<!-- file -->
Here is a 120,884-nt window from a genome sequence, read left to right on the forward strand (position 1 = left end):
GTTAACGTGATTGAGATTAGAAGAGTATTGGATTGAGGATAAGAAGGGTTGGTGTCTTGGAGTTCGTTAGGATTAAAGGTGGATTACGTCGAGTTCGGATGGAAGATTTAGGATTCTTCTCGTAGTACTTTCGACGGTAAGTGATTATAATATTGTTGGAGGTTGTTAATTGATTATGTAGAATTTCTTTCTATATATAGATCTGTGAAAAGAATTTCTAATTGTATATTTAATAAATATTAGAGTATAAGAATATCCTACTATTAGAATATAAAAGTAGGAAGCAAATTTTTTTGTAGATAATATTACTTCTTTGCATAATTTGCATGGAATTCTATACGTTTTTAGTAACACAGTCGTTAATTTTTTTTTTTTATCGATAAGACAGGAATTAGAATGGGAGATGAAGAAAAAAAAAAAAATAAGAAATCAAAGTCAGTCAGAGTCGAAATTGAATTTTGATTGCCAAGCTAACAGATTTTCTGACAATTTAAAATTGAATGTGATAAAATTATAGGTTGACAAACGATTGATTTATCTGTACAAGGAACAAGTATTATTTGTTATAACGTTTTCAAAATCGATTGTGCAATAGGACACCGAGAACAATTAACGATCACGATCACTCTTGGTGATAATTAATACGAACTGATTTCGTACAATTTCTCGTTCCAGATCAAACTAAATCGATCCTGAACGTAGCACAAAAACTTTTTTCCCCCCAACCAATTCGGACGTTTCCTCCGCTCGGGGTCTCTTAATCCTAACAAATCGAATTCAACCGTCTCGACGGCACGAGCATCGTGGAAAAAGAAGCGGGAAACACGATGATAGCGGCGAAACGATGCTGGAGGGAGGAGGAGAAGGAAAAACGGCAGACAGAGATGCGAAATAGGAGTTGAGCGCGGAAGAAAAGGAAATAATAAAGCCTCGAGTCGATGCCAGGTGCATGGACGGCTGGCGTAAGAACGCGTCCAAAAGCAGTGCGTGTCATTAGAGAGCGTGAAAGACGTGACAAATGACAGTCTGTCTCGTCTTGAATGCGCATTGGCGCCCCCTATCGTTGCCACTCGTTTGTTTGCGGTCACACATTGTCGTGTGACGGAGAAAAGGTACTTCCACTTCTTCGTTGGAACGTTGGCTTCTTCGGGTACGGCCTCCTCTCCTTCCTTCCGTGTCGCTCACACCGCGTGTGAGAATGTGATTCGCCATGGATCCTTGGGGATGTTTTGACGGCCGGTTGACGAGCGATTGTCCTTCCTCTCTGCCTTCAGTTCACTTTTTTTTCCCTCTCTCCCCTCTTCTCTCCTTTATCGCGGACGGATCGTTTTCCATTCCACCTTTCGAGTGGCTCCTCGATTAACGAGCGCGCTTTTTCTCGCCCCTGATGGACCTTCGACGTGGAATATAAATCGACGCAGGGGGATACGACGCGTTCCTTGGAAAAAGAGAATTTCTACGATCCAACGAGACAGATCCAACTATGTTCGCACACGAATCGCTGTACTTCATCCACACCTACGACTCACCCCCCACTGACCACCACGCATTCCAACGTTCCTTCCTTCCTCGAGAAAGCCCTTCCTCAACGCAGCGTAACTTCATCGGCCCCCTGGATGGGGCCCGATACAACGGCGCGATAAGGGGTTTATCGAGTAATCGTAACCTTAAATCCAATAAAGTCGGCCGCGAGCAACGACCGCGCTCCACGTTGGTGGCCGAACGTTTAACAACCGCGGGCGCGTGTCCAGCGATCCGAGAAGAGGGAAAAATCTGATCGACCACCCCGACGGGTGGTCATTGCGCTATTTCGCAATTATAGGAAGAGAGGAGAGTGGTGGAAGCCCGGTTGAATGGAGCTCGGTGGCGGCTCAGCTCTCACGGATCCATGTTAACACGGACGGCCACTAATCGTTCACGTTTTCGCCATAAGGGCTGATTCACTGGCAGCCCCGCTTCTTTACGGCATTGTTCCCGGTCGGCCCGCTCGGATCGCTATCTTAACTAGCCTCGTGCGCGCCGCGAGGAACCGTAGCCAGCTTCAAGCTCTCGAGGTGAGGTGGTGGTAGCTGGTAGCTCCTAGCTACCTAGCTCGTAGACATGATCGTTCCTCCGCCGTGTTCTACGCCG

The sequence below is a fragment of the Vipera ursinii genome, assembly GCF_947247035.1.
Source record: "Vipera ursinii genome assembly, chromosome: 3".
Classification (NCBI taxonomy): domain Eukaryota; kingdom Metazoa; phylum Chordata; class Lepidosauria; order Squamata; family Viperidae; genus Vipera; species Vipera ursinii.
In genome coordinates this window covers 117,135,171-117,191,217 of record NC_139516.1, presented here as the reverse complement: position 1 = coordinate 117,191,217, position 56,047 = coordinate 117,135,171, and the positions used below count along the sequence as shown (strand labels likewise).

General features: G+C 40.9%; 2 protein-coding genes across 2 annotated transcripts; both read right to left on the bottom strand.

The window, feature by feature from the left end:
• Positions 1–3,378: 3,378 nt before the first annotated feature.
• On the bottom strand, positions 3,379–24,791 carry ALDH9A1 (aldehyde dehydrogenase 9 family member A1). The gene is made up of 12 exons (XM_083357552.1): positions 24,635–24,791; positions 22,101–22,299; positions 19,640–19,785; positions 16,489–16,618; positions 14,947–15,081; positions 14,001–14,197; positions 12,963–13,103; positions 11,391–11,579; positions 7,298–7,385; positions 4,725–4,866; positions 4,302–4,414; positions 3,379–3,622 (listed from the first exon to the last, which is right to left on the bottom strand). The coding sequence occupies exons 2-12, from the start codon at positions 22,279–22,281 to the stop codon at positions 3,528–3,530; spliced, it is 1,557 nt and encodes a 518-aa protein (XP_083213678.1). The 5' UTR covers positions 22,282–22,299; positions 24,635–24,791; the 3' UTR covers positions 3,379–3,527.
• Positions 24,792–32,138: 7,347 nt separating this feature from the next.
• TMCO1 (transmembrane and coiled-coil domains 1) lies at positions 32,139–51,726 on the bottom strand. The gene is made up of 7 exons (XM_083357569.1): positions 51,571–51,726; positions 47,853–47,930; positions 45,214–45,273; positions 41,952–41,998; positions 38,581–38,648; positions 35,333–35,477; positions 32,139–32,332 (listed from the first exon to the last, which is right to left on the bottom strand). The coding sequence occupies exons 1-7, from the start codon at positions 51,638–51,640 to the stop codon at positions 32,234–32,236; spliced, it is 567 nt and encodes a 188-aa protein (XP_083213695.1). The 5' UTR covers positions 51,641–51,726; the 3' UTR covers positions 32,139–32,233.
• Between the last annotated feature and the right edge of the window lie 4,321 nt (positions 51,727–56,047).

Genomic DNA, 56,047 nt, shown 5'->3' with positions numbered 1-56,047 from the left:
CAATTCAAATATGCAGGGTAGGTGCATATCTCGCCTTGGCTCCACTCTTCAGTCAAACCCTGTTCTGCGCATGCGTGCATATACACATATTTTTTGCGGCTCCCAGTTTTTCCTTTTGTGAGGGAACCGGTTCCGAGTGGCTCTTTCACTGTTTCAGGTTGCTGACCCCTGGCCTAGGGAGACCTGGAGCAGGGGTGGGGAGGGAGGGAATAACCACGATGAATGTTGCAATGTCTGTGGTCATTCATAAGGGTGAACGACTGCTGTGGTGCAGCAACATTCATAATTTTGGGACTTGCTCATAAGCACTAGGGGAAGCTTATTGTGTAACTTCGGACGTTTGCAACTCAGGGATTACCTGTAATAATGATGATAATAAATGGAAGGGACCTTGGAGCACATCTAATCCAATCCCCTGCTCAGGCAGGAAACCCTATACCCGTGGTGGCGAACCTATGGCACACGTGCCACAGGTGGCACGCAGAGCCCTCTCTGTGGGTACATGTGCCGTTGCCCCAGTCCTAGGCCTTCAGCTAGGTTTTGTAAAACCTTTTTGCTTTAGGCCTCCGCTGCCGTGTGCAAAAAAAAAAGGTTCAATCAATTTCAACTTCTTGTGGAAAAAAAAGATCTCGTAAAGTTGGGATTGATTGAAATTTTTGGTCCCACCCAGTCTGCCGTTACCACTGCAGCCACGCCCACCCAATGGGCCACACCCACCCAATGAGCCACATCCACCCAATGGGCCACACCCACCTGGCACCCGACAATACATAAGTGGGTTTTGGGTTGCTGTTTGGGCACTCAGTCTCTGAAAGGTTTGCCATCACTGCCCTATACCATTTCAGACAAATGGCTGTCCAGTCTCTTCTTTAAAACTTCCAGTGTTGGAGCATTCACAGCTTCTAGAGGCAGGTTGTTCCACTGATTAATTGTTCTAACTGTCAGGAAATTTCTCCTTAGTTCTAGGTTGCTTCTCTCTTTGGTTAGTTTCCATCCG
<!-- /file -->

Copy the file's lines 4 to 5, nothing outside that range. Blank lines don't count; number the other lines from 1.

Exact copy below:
Source record: "Vipera ursinii genome assembly, chromosome: 3".
Classification (NCBI taxonomy): domain Eukaryota; kingdom Metazoa; phylum Chordata; class Lepidosauria; order Squamata; family Viperidae; genus Vipera; species Vipera ursinii.